In Western society, a person is harshly judged on their etiquette, and how they conduct themselves at the dinner table is no exception. An individual’s table etiquette reflects their habits and upbringing as a child. A friend once told me about an experience at work while recruiting new staff members.
A qualified university graduate student was well received during the interview process. Still, during a social gathering later that evening over dinner, he talked with his mouth full and dropped food all around his place setting. My friend told me his qualifications were excellent, but he was not the right fit for the company’s culture because of his poor table etiquette.
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Whether applying for a position or having dinner with colleagues or clients, appropriate conversation and refined body language are just other letters of recommendation. The way you sit at the table, your manners while eating, the tone of your voice, and how you inject yourself into the conversation all speak volumes about your upbringing as a child.
William Hanson, a leading etiquette expert, and instructor to Prince William, once said:
“Those who are good at observing and judging from a meal will be able to understand the background of the parents’ life and the person’s education.”
A child’s table etiquette and behavior is a reflection of the parent’s character
I also recall attending a friend’s housewarming dinner and was seated next to a woman who had recently arrived from Mainland China along with her son, who was around five years old. Just as everyone was sitting at the table, the boy jumped down from his chair and started to run around the dining room.
When the host arrived with the meal, his mother shouted at him to return to the table. Then, before the dinner was finished, she started tipping the remaining food into some containers she had bought, declaring: “I want this food!”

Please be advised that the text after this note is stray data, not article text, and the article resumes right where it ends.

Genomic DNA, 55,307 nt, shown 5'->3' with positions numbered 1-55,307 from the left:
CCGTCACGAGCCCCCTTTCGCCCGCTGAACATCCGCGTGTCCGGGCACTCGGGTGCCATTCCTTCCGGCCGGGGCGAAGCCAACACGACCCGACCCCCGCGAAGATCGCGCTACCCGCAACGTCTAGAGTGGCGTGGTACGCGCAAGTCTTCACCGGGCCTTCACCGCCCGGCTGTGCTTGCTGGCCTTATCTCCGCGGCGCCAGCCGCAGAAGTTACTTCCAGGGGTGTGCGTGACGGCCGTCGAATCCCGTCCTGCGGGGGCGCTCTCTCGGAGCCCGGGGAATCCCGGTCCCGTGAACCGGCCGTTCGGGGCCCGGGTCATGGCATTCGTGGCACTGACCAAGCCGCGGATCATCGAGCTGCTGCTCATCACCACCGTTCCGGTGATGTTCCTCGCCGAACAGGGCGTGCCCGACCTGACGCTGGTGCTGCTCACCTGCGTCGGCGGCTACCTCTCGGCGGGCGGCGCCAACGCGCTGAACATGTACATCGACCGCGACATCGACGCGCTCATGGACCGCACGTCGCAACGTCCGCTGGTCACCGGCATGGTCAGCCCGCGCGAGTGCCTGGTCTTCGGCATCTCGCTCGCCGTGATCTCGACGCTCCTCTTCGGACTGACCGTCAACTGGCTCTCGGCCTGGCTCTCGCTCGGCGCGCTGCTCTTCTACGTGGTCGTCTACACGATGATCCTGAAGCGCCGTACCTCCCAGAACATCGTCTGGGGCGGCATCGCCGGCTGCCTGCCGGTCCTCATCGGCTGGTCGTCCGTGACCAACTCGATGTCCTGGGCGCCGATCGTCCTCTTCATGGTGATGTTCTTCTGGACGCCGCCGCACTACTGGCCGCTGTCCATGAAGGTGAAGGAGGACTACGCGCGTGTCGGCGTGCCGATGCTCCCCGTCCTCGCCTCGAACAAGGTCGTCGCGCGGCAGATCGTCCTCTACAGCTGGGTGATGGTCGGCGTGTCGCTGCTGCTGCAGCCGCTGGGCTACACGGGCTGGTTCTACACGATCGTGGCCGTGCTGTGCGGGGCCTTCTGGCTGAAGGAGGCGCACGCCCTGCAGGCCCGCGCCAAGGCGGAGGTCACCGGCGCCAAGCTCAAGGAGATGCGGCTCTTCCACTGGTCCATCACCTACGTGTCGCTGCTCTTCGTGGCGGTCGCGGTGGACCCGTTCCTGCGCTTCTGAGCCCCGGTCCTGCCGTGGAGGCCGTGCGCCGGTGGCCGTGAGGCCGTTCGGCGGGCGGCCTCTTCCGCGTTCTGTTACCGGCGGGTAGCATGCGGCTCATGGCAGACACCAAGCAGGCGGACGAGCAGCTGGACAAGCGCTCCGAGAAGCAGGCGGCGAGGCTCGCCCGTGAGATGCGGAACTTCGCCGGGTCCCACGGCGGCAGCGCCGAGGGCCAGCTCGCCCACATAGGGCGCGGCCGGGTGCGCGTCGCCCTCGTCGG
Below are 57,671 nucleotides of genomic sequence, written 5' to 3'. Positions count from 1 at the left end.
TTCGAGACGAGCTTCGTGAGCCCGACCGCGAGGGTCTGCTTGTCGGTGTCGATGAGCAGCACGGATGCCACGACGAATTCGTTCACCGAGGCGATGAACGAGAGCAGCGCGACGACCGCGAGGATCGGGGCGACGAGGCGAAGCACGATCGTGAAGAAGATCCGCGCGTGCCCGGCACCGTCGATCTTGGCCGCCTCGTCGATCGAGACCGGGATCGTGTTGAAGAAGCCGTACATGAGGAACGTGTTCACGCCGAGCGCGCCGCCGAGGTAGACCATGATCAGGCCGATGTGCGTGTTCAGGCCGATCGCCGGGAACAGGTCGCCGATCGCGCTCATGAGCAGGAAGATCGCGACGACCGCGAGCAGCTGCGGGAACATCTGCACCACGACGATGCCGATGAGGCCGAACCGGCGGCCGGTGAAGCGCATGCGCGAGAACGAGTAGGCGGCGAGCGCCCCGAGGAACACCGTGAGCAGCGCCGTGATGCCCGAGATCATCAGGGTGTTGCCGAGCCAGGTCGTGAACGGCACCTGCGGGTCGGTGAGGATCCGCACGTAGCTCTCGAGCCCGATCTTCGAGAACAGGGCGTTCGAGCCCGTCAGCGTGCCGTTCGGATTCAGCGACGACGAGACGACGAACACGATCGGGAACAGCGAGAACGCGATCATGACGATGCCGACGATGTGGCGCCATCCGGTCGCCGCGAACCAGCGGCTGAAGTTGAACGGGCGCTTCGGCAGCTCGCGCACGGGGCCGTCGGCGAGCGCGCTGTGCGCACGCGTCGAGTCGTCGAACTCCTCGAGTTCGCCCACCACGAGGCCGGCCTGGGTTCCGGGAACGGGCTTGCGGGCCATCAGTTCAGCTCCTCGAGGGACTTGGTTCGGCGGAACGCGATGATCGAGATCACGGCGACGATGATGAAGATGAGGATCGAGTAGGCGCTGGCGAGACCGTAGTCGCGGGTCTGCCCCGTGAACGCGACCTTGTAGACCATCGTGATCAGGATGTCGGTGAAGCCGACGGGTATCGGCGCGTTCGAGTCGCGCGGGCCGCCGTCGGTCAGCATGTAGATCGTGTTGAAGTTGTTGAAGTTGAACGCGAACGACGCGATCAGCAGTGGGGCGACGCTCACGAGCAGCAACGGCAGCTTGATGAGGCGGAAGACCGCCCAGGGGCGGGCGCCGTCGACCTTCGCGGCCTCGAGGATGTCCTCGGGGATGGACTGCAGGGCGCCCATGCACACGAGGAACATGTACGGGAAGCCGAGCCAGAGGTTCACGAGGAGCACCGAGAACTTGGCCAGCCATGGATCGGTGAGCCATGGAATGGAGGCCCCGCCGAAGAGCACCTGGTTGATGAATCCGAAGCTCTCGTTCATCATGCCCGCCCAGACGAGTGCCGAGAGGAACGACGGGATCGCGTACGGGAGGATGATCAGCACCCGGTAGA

“A child’s behavior is a reflection of the parent’s character” is a famous saying. This is because children are influenced by their parents and will follow their examples. This can clearly be seen in their table etiquette.
Table etiquette to some is not crucial
I was with a small tour group in China that included a boy around eight years old. He immediately grabbed the menu at a restaurant we visited and started ordering food before everyone was seated. While his father sat passively next to him during the meal, he slumped in his chair and played with his phone while his mother put food into his mouth. The Westerners at the table were shocked by this behavior and lack of table etiquette.
Lin Qingxuan, a Taiwanese writer, once said that his father taught him always to judge a person’s character when selecting them as a friend, and the best way to determine their character was to notice how they handled a pair of chopsticks over dinner.
Table etiquette to some Mainland Chinese parents is not crucial. They argue that their children are still small, so why be so critical at such a young age? In response to this, I recall an old Chinese proverb:
“A child is like a tree and if you want it to bloom and bear fruit, you must trim the branches, give it plenty of water and fertilizer, and kill the pests. Only then is everything ready to help the child grow properly and bear fruit.”
Translated by Chua B.C. and edited by Kathy McWilliams